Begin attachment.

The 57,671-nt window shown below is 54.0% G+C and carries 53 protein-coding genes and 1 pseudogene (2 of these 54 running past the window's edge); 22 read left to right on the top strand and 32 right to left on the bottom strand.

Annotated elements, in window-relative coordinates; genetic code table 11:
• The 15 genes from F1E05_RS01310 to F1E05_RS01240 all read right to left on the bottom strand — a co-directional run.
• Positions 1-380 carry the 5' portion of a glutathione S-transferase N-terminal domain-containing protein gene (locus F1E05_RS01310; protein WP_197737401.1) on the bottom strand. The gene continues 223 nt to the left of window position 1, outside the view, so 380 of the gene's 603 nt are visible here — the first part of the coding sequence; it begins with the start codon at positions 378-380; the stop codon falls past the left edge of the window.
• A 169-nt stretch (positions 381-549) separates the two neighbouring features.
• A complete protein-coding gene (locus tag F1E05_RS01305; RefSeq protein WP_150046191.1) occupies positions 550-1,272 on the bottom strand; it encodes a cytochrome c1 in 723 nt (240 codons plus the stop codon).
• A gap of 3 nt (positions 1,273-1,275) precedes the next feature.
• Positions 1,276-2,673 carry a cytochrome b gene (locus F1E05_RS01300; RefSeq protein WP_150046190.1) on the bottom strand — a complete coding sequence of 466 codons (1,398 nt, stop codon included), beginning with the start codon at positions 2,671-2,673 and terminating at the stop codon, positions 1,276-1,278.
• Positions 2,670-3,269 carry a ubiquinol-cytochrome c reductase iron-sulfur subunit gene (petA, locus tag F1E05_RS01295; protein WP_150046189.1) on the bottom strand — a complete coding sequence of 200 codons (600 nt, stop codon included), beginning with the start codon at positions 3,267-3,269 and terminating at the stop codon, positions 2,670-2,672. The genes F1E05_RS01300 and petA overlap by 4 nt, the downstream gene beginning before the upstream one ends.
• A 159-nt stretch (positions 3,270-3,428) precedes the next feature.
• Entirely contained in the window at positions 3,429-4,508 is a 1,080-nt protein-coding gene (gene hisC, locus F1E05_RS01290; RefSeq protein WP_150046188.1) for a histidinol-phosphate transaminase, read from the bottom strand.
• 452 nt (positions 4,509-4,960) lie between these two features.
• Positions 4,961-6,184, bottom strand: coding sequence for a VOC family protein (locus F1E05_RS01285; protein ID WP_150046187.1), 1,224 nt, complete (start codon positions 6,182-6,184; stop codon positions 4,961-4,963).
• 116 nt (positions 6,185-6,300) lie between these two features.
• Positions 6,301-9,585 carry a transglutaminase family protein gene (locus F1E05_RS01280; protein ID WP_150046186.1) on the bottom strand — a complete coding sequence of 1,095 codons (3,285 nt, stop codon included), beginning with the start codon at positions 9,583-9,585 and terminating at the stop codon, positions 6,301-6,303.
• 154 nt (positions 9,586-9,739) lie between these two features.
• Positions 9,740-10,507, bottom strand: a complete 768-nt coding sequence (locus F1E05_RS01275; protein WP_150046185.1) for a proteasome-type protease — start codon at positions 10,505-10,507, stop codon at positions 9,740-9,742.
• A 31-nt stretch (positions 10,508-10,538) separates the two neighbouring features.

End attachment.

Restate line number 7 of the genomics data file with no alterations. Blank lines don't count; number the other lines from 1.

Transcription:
• A gap of 3 nt (positions 1,273-1,275) precedes the next feature.